Testing the answer to phosphorus questions

27 Apr, 2012 02:00 AM
Brett Fowler crops 1500 hectares on his Williams property and carries out soil tests religiously.
Brett Fowler crops 1500 hectares on his Williams property and carries out soil tests religiously.

FARMERS looking at reducing input costs this year are being urged to carefully assess fertiliser application strategies coming into seeding.

According to the Department of Agriculture and Food senior researcher David Weaver, recent and historical soil testing programs across WA agricultural regions showed 80 per cent of cropping paddocks and two thirds of grazing paddocks contained enough phosphorus to meet demands for the growing season.

As fertiliser remains one of the largest input costs for most WA growers, getting fertiliser requirements right through regular soil tests was imperative for their bottom line.

"Despite having enough phosphorus, many of these same paddocks either had production constraints from soil acidity, or deficiencies in other nutrients such as potassium or sulphur," Mr Weaver said.

"If your soil has sufficient phosphorus, your fertiliser budget could be better directed into correcting these other constraints."

Mr Weaver said farmers needed to ask themselves a series of questions to assess their fertiliser program requirements: Do I need phosphorus and how do I find out? If I need phosphorus, how much should I apply to achieve my production target? Is achieving my production target the best economic decision? If I applied phosphorus, how do I know if I have applied the right amount?

"Soil testing will help answer many of these questions," Mr Weaver said.

"This means using the correct sampling method and the appropriate test which has been calibrated for WA.

"Soil samples need to be analysed at an accredited laboratory.

"Once results are known, farmers should discuss their farm nutrient or soil amendment needs with preferably an accredited FertCare adviser."

Mr Weaver said regular soil testing took the guesswork out of soil nutrient requirements.

While phosphorus levels were purportedly high enough to meet crop and pasture needs, Planfarm agronomist Richard Quinlan agreed it wasn't that simple.

Mr Quinlan said although residual phosphorus levels were higher than they had been in the past, there were numerous limiting factors which needed to be considered.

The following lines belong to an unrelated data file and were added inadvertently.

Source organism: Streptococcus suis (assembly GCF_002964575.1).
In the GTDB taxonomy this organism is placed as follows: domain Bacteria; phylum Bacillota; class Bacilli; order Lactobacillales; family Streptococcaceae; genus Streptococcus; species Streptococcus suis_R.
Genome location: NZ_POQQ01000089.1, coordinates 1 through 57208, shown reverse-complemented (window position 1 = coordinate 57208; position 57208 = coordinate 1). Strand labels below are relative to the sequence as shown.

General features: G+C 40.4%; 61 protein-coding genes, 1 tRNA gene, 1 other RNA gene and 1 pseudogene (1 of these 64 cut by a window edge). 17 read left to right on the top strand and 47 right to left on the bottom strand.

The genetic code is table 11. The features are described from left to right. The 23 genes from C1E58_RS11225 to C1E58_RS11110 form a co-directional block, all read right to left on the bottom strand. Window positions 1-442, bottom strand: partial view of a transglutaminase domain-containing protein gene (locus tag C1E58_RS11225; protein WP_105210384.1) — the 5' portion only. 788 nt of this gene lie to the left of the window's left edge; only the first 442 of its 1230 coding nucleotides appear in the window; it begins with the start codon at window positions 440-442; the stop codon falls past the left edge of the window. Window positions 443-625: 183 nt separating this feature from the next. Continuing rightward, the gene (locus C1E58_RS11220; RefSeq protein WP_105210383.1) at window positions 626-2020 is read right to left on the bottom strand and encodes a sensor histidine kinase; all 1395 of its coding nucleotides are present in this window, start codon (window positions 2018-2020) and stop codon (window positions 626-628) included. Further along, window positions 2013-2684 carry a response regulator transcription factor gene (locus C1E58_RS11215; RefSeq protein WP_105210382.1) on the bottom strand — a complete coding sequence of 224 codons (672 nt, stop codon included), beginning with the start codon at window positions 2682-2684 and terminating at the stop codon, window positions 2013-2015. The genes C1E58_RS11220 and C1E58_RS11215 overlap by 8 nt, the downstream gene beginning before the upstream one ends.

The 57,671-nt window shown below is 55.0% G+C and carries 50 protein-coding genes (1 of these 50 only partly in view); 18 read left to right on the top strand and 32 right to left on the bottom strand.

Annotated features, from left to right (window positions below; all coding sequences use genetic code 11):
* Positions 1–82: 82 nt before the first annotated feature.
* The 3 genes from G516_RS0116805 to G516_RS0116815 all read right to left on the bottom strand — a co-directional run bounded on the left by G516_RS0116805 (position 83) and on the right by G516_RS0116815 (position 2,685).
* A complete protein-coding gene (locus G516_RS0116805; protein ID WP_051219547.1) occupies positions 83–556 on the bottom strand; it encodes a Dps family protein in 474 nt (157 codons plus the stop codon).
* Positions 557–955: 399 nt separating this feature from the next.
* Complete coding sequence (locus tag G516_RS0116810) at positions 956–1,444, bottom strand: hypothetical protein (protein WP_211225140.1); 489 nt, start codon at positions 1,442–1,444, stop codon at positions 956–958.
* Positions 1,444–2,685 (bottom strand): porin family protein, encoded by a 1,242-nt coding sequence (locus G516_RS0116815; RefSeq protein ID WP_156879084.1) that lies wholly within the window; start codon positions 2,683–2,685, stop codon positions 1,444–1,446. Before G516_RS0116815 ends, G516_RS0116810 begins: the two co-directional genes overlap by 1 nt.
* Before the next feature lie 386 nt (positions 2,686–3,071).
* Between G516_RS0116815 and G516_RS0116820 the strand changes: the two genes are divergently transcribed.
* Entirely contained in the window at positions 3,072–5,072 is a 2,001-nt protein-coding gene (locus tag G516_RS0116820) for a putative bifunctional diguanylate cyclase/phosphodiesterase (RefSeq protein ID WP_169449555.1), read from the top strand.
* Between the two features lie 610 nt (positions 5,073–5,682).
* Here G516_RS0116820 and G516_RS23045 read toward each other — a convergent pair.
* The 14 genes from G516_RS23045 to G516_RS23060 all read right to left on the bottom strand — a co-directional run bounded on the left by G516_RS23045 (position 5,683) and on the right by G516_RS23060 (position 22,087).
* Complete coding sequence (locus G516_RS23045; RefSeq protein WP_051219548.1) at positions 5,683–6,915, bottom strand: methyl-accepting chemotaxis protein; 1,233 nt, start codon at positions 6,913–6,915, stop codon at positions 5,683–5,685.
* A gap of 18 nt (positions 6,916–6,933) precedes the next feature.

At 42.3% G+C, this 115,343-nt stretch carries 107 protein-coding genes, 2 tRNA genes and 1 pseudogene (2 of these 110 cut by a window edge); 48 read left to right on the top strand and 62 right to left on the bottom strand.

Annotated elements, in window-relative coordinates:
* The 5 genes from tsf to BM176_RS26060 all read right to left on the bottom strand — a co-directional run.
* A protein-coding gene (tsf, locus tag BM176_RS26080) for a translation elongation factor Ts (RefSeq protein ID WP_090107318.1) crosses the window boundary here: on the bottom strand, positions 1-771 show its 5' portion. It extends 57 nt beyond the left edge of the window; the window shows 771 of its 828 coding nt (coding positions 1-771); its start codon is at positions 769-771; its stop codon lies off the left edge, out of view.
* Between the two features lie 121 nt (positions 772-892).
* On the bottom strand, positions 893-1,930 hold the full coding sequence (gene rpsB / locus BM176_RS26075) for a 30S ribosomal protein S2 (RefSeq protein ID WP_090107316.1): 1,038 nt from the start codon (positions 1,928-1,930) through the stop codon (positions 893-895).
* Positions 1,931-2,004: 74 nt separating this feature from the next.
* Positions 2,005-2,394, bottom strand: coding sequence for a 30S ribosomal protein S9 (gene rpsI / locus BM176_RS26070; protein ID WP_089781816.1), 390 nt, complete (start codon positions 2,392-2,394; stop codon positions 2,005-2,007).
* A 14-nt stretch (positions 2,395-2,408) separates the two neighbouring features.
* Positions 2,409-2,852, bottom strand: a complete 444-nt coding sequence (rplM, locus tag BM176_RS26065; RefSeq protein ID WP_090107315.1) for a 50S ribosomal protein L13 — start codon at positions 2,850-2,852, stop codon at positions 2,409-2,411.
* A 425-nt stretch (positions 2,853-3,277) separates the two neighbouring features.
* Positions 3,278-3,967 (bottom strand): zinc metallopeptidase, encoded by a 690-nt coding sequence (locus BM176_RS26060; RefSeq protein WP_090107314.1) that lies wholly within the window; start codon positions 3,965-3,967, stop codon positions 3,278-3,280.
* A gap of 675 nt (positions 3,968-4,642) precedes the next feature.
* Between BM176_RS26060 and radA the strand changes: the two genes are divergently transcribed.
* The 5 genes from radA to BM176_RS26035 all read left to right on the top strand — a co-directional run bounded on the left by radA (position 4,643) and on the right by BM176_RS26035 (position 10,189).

"If there was a dry start to the season, for example, the residual phosphorus would not be as available to the crop as if it were a wet start," he said.

"The fact is the residual levels are very high but even if the soil test results show there are comfortable levels of phosphorus, farmers still should include it in their fertiliser budget, just in case."

Mr Quinlan, who is based in the northern agricultural regions, said farmers in the area were worried about soil nutrients after a record production year.

The record production year exported a record amount of nutrients from the soil and as a result Mr Quinlan said more soil tests had been carried out this year than any other year," he said.

"Growers need to make sure there is enough phosphorus included in their recommendation.

"It is important to use the phosphorus buffering index in conjunction with the Cowell P test which will give an indication of how much phosphorus is in the soil and how much is available."

CSBP Limited sales and marketing manager Ben Sudlow said it was important growers analysed their soils to determine what their crops actually needed.

"CSBP field research manager James Easton presented a paper at this year's Crop Updates showing some WA soils may only need maintenance rates of phosphate or none at all," Mr Sudlow said.

"CSBP trials over many seasons have shown the importance of freshly applied phosphate.

"There's no doubt that the key for farmers is to apply the right balance of nutrients to get the most profitable outcome based on their soils' requirements to optimise yield potential.

"It can become an unnecessary game of risk when a farmer stops applying one nutrient without knowing if it will impact on their profit."

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28/04/2012 1:42:26 AM, on Farm Weekly

Sure nutrients are important, but doesn't soil structure, soil organic matter and assoicated soil biology play equally important roles in soil health and production? If they do, then why not mention them? Or is this just used to help promote ongoing fertiliser use?


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